St Johns River – Middle Basin Guide


Econlockhatchee River to Lake George


The St. Johns River, fed by dark water swamps and marshes and crystal-clear springs, is the longest river in Florida, connecting over 3,500 lakes in its watershed. It is home to more than 180 species of fish, 55 of which appear in the main stem of the river. The Middle Basin is renowned for its high catch rate of largemouth bass and crappie.


Located in central Florida, the St. Johns River winds through 12 counties as a broad waterway before emptying into the Atlantic. It is categorized into three watershed “basins” – Upper, Middle and Lower.

The Middle Basin, the shortest of the basins at 37 miles long, begins in east-central Florida where the river widens after it is joined by the Econlockhatchee River, one of 3 major tributaries of the St. Johns, and more than 100 springs.

The Middle Basin runs through Ocala National Forest and Lake George, the largest lake found on the St. Johns River. Other lakes in the area include lakes Monroe, Harney and Jesup. It is generally wider than the Upper Basin and therefore considered easier to navigate.

Lake George is an hour drive from Daytona International Airport, and an hour and forty minutes from Orlando International. Lake Monroe is an hour from Orlando.


Lake George, the second largest lake in Florida and part of the Middle Basin watershed, is shallow and brackish. Used in the 1940s as a bombing range on the western side, old ordnance and submerged docks often hold caches of bass in the 5-7 pound range.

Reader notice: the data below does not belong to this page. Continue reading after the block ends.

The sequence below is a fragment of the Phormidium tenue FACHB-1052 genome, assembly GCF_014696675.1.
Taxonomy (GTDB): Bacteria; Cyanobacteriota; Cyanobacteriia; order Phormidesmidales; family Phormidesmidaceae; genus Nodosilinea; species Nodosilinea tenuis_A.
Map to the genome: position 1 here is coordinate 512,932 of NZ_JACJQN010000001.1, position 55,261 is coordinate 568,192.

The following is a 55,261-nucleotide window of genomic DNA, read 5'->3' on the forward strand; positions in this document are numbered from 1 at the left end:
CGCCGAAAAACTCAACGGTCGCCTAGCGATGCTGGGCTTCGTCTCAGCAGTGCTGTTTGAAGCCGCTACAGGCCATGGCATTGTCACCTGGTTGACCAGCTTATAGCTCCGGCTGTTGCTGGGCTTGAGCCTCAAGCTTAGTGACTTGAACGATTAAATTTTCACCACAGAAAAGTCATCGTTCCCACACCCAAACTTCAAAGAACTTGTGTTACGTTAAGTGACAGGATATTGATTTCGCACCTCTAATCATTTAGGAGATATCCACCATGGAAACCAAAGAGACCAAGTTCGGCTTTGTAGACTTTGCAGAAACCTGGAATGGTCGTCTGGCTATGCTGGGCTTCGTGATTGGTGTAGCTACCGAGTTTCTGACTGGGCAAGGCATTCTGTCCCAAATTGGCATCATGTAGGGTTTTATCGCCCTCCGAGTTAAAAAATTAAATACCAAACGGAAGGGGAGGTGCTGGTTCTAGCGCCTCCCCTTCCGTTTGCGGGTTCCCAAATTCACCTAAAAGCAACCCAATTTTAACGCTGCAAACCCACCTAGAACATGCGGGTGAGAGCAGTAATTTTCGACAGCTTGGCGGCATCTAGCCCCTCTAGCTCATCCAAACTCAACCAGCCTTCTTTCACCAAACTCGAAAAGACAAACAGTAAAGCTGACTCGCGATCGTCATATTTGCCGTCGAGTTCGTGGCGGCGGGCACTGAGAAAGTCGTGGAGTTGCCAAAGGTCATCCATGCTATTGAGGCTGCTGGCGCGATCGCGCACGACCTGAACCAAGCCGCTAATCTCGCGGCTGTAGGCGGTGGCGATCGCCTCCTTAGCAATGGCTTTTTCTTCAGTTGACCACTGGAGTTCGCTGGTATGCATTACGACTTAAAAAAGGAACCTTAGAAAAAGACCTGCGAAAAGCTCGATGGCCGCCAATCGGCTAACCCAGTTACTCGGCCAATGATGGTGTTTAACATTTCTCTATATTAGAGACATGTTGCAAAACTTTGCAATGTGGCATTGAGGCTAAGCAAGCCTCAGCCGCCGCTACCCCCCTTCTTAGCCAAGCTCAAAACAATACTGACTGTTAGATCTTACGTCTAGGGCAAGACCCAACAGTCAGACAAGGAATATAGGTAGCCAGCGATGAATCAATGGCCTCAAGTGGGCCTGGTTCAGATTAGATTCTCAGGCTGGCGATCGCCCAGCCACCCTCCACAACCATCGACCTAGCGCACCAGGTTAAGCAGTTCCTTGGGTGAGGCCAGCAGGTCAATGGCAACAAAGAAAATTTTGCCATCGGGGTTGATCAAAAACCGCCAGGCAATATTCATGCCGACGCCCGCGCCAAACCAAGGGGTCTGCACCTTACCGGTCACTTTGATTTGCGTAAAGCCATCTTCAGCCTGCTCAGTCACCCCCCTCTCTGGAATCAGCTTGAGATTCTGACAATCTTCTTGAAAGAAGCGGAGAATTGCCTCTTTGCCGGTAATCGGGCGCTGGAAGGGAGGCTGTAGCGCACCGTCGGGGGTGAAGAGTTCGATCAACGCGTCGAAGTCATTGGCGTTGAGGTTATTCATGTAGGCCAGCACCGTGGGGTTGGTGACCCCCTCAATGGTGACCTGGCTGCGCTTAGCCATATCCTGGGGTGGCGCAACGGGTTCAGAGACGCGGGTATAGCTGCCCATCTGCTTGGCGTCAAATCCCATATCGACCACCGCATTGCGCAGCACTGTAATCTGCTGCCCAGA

The eastern side of Lake George is more protected and offers easier shore access. Spinner baits and spoons can be effective here. Striped bass can sometimes be found on the western side.

Lake Monroe is considered one of the best locations for abundant trophy largemouth bass on the St. Johns River watershed. Shiner bait is good in shallow waters on the Sanford side of the lake during the peak spawning months of January, February and March. Soft plastic baits, such as flukes or plastic worms can be effective. Underwater structures, drop off areas, and docks are known to hold quality largemouths.

Check out Baitstick Box – Florida to get the basics needed for a day on the St Johns River. Experienced anglers and professional guides have weighed in on the gear inside the Baitstick Box specifically assembled for Florida. Seasoned anglers can resupply with essentials and new anglers can fish the river right out of the box.

All fishing is local and Baitstick is committed to bringing you products to make your next fishing trip the best trip.


The “dry season” from late summer/fall to mid-spring typically brings cooling water temperatures and spawning bass. With the “wet season” from late spring to late summer, the middle and upper basins of the St. Johns River are prone to seasonal flooding. Largemouth bass tend to move into the marshy wetlands.

During the winter months, much of the manatee population in Florida retreats to the tributary of Blue Spring and protected warm waters. Fishing is not permitted in the area during the spring run.

To keep up to date on Baitstick’s news and information for St Johns River and other top Florida fisheries sign up for the Baitstick newsletter.


Butler Street Boat Ramp

55400 Butler St, Astor, FL

Lake Monroe Boat Ramp

966 Lakeshore Dr, Deltona, FL


Comfort Inn & Suites Orlando North

Hampton Inn & Suites Lake Mary at Colonial Town Park


Fire on the Bayou

Hollerbach’s Willow Tree Cafe

St. Johns River Steak and Seafood